U.K. Tightens Quarantine Rules for Travelers From France
The U.K. government abruptly reimposed quarantine rules on travelers returning to England from France days before it was due to ease the restrictions for most of Europe, drawing immediate anger from tourism bodies and airlines.
Citing concern about the spread of the beta variant of the virus, U.K. ordered late Friday that anyone arriving after Monday from across the Channel will have to isolate at home for up to 10 days and will need at least two coronavirus tests after arrival even if they are vaccinated.
The new system, dubbed “Amber Plus” to draw a distinction from the government’s Amber list of restricted countries, will apply to all English travelers currently in France and also to travelers further afield who need to drive through France to return to the U.K. Spain and Italy -- both major destinations for Britons -- remain on the Amber list, which from Monday will no longer require the additional tests and quarantine.
The move adds a further level of complexity and expense for English families trying to plot their way through the summer after the end of a torrid school year. Taking the two tests, and the option of a third to break isolation early, will add hundreds of pounds to the cost of a trip to France.
“This announcement will undoubtedly dent consumer confidence in overseas travel just as we are about to see many amber-listed countries opening up,” travel agents’ and tour operators’ association ABTA said in a statement. “Continuing changes to travel restrictions will delay any meaningful recovery for the industry.”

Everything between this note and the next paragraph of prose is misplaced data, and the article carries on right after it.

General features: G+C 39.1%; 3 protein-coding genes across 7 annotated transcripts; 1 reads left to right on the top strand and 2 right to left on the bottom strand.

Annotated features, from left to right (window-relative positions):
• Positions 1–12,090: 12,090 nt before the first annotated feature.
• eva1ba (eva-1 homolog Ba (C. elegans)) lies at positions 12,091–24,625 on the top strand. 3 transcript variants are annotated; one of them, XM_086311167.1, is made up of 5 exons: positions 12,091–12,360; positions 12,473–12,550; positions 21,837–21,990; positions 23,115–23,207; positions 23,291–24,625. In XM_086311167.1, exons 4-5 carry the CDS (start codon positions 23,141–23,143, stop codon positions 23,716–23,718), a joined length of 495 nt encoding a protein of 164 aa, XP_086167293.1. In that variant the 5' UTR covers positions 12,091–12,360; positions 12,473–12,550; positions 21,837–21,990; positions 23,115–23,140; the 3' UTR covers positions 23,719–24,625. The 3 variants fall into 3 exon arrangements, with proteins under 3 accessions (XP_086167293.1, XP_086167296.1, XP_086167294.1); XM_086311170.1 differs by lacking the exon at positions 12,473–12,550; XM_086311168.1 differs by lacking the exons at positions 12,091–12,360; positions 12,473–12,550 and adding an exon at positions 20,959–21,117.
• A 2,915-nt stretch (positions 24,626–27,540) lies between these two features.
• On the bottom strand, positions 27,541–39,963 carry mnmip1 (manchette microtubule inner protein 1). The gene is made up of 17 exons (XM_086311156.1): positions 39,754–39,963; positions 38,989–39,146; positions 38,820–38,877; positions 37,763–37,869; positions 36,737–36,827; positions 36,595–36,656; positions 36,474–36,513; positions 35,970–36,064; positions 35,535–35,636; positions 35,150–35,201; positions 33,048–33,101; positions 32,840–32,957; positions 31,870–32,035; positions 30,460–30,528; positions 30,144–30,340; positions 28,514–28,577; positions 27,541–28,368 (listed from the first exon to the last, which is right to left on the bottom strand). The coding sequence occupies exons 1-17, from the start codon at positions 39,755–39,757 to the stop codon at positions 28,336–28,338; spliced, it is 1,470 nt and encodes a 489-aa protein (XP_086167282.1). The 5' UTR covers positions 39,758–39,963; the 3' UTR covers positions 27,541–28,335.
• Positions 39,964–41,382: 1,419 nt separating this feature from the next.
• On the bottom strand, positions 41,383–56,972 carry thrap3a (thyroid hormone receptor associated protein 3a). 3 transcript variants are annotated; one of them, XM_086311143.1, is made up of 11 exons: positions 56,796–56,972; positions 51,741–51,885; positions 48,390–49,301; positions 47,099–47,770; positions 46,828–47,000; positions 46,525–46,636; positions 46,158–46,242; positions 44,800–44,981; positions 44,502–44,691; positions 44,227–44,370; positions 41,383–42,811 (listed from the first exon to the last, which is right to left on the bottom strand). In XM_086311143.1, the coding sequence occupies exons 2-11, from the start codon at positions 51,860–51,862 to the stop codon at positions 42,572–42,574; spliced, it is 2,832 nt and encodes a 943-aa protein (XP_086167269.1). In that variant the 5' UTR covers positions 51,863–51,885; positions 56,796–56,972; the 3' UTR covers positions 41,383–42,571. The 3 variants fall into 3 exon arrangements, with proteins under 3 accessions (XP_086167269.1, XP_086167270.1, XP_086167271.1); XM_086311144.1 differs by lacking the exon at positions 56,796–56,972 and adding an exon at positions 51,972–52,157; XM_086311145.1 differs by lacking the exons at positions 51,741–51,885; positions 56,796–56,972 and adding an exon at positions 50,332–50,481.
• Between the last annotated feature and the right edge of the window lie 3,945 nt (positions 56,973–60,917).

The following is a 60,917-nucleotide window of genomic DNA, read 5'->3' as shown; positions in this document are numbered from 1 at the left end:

The move comes days before Prime Minister Boris Johnson is set to lift most remaining Covid restrictions on Monday, even as new cases in the U.K. approach record levels. The decision also delivered another setback to a tourism industry that was beginning to look to the future with guarded optimism.
“This decision adds yet more confusion to a travel system already complex enough,” said Tim Alderslade, chief executive officer of Airlines UK. “These random rule changes make it almost impossible for travelers and industry to plan ahead, and can only further undermine consumer trust at the very peak of the summer season.”
The government cited what it called the “persistent presence” in France of cases of the beta variant first identified in South Africa for its decision. The variant is not only highly infectious but more resistant to vaccines than other strains. In France the majority of cases of the strain have been recorded on La Reunion, a French island off the coast of southern Africa and not in mainland France.
“With restrictions lifting on Monday across the country, we will do everything we can to ensure international travel is conducted as safely as possible, and protect our borders from the threat of variants,” Health Secretary Sajid Javid said. Javid, who has been in the post for less than a month, announced on Saturday that he had tested positive for Covid-19, even after receiving both doses of the vaccine.
The travel announcement came Friday hours after official figures showed the U.K. had more than 50,000 new infections for the first time in six months, the bulk of them being the delta variant. France reported more than 10,000 new cases Friday, with more than 60% of them delta.
“The U.K. has no coherent policy on international travel,” said Willie Walsh, director general of the International Air Transport Association. “The U.K. is entrenching itself as outlier in its confused approach to travel. This, in turn, is destroying its own travel sector and the thousands of jobs that rely on it.”
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